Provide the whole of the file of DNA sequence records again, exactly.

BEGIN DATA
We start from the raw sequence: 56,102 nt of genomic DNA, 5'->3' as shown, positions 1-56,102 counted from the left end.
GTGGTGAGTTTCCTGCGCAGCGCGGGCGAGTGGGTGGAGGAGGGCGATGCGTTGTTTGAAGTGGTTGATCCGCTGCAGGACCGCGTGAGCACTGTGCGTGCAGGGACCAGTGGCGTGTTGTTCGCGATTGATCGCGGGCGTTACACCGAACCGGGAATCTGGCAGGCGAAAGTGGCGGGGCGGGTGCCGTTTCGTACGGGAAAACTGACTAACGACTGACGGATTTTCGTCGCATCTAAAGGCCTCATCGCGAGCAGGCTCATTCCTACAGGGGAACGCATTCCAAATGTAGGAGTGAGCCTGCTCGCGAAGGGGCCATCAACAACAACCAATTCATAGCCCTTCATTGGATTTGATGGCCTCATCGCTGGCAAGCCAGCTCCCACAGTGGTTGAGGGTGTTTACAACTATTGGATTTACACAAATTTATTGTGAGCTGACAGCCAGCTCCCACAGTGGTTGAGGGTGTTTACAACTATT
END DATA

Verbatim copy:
We start from the raw sequence: 56,102 nt of genomic DNA, 5'->3' as shown, positions 1-56,102 counted from the left end.
GTGGTGAGTTTCCTGCGCAGCGCGGGCGAGTGGGTGGAGGAGGGCGATGCGTTGTTTGAAGTGGTTGATCCGCTGCAGGACCGCGTGAGCACTGTGCGTGCAGGGACCAGTGGCGTGTTGTTCGCGATTGATCGCGGGCGTTACACCGAACCGGGAATCTGGCAGGCGAAAGTGGCGGGGCGGGTGCCGTTTCGTACGGGAAAACTGACTAACGACTGACGGATTTTCGTCGCATCTAAAGGCCTCATCGCGAGCAGGCTCATTCCTACAGGGGAACGCATTCCAAATGTAGGAGTGAGCCTGCTCGCGAAGGGGCCATCAACAACAACCAATTCATAGCCCTTCATTGGATTTGATGGCCTCATCGCTGGCAAGCCAGCTCCCACAGTGGTTGAGGGTGTTTACAACTATTGGATTTACACAAATTTATTGTGAGCTGACAGCCAGCTCCCACAGTGGTTGAGGGTGTTTACAACTATT